Favourite Reads of 2015: Part Two

2015 may be done and dusted but judging by the state of my subscription boxes, the favourite declarations are nowhere near over. Today I'm finishing up my favourite reads for 2015. There's a fair few YA novels in the mix and also some of the best, diverse memoirs I have read in a long time. Enjoy!

Am I Normal Yet by Holly Bourne, not pictured-This was a library book, hence the lack of photographic evidence that it was read but trust me, it was! Am I Normal Yet is another book that explores the topic of mental illness, this time anxiety along with obsessive compulsive disorder and to an extent, depression. I remember really enjoying this and found myself identifying with aspects of this story as well as my own high school experience. There's something very special about Holly's writing, I have read two of her books now and I highly recommend you give them a read.

Wild by Cheryl Strayed-I really wasn't expecting to like this book as much as I did but I loved it. Given I know next to nothing about tramping and the American outdoors I've found it extremely interesting. Cheryl Strayed sets out to hike the Pacific Crest Trail in an attempt to rediscover herself and reflect on the last few years of her life, since her mother's passing. It's a true story which makes it all the more amazing and inspiring. The movie is just as good as the book too.

Eleanor and Park by Rainbow Rowell-From memory this was one of the first books I read last year but I remember soaring through it because it was such an addicting, captivating read. Set in the eighties, minus all those pop culture stereotypes we know and love, it tells the story of two teenaged outcasts whose paths cross on the school bus. They bond over a love of mixtapes and comic books and the rest as they say is history.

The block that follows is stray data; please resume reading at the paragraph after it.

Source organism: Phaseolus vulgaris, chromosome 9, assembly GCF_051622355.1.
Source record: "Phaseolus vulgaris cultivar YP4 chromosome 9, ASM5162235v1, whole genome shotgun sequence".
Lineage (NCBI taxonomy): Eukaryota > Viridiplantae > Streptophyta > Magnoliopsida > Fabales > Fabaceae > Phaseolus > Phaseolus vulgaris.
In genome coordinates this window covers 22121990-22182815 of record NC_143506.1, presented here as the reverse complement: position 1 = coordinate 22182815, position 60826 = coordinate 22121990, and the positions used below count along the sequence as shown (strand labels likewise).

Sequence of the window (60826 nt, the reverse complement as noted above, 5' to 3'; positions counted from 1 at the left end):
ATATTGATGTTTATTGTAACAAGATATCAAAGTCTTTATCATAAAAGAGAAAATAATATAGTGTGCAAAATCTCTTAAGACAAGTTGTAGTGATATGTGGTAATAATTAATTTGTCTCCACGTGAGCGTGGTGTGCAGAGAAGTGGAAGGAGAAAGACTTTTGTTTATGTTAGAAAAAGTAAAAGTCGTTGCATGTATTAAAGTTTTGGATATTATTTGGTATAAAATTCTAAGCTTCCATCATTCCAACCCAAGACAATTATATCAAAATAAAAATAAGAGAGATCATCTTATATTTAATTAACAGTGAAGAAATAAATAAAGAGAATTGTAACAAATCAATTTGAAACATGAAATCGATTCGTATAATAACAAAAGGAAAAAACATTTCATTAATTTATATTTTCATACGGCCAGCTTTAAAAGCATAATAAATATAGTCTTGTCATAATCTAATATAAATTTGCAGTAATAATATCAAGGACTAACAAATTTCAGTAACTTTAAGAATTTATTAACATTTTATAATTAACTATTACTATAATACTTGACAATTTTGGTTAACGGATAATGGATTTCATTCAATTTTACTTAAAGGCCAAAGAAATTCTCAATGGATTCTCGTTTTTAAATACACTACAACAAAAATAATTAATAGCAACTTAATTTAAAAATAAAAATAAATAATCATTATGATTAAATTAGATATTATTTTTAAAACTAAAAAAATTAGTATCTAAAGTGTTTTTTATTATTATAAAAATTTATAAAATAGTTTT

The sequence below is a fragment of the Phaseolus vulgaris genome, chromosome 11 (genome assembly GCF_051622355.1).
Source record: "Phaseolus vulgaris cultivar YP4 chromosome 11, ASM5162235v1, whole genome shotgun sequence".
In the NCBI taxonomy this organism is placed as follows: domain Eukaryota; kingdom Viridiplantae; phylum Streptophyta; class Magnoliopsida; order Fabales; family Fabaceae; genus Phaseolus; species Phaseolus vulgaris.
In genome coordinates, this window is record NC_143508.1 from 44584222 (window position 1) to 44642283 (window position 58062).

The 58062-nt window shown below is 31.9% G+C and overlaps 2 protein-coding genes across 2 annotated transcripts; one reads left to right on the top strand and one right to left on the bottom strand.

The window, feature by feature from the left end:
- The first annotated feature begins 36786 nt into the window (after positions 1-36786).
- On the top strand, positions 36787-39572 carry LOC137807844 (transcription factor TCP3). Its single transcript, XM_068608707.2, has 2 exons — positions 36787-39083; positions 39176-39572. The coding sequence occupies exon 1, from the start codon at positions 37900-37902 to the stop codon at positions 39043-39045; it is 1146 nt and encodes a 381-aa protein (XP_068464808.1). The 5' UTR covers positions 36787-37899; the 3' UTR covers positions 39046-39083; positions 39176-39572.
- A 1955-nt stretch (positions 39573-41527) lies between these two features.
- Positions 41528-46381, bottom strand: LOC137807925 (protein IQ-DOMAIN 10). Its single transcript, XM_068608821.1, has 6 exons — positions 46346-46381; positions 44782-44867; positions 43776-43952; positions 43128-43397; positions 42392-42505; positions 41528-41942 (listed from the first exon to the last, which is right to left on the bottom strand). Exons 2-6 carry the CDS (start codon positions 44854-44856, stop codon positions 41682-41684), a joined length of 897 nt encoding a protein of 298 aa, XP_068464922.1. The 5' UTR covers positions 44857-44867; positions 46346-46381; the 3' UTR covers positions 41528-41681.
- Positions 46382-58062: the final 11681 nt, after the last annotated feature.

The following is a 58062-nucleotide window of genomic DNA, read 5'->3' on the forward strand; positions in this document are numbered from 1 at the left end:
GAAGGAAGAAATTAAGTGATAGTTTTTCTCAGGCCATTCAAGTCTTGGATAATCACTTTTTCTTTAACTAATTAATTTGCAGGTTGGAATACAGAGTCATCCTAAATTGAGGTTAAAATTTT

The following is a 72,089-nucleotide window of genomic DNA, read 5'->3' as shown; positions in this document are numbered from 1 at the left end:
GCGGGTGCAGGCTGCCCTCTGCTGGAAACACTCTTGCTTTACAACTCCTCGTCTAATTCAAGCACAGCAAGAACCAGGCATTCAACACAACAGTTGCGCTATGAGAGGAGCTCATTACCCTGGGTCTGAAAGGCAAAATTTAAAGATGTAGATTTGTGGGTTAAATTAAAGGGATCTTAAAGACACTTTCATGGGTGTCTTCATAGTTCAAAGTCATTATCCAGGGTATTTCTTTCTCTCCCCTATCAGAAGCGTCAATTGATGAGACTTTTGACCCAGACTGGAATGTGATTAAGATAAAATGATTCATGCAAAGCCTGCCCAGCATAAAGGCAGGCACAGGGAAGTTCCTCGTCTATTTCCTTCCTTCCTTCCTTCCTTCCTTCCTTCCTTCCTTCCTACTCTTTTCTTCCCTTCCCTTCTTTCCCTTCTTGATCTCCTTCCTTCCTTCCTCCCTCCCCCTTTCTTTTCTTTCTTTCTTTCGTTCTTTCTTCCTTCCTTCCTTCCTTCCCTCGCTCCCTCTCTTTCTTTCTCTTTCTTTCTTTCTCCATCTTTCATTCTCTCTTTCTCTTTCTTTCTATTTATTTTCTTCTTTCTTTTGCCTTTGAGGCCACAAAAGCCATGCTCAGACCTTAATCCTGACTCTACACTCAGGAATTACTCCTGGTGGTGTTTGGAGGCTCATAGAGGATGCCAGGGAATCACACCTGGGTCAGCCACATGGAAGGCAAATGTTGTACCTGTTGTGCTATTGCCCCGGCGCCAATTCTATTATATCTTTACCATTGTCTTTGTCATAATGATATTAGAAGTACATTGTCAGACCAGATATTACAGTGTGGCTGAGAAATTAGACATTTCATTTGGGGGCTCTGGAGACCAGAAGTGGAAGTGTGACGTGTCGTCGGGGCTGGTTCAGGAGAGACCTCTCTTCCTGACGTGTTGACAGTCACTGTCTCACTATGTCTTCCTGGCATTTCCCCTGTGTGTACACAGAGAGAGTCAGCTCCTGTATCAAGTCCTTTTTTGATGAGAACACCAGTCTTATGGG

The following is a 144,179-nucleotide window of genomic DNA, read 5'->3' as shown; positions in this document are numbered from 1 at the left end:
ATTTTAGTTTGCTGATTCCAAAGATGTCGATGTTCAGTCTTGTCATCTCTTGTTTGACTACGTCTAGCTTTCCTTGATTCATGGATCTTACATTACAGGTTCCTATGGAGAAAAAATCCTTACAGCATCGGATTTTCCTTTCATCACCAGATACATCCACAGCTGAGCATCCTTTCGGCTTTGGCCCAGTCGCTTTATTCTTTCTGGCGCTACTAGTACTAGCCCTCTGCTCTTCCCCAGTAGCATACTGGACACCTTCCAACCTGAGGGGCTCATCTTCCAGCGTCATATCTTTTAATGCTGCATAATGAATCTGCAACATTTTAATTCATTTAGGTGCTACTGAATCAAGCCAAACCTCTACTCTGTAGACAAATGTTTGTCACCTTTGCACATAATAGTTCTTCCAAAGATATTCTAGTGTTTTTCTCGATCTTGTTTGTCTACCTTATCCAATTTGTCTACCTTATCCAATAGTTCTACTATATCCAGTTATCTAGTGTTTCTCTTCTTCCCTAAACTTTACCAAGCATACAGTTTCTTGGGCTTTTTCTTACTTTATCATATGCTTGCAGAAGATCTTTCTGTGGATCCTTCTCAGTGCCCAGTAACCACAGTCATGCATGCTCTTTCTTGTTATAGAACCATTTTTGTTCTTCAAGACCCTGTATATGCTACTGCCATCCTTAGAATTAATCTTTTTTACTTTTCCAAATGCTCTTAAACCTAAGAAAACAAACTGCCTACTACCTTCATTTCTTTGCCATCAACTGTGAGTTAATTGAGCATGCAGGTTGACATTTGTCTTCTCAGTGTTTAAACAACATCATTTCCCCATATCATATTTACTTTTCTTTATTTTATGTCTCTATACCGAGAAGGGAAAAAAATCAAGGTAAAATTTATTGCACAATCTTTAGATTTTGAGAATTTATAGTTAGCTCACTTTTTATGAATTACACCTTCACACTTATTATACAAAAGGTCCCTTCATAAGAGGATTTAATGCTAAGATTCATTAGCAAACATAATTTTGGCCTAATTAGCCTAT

Reckoning by Magda Szubanski*-There were quite a few memoirs read by me last year which isn't that surprising given it's one of my favourite genres. Magda's book explores two key threads of her life; her Dad's polish upbringing and involvement in WW2 and her sexuality. In among that there is snippets about how she became one of Australia's most-loved comediennes. It's one of the most interesting, insightful memoirs I've read in a long time and it was one of those books I couldn't put down from the beginning. Forget what you know about Magda already, there is so much more to her. 

Submarine by Joe Dunthorne, not pictured-Thanks to Emma for going on about this book+movie because it got me intrigued and this ended up being one of my favourite books of the year. Dunthorne's writing reminds me a lot of Nick Hornby which is a good thing, obviously. Submarine tells the story of Oliver Tate, a British high school student in the midst of his GCSE's and on the path to understanding the complexities of the teenage girl brain, or in his case, Jordana's mind. Each chapter is constructed as a diary-like entry so it's a quick read. This book is so hilarious though and at times a bit sad but the dialogue and Oliver's thought process were so entertaining to discover. I highly recommend you give this one a read if you haven't already done so.

You Deserve A Drink by Mamrie Hart-I really have Joan Rivers and Grace Helbig to thank for the discovery of Mamrie Hart. She's one entertaining lady and she makes a rather extraordinary cocktail, if her videos are anything to go by. You Deserve A Drink is presented as a book of boozy misadventures and tales of debauchery. To accompany each story there's a cocktail so if you wanted you could become the Julie and Julia equivalent of cocktail creation. Drink responsibly kids. I'm really looking forward to starting this and am expecting hilarity. 

-Have you read any of these books? What did you think of them?

*Review Copy

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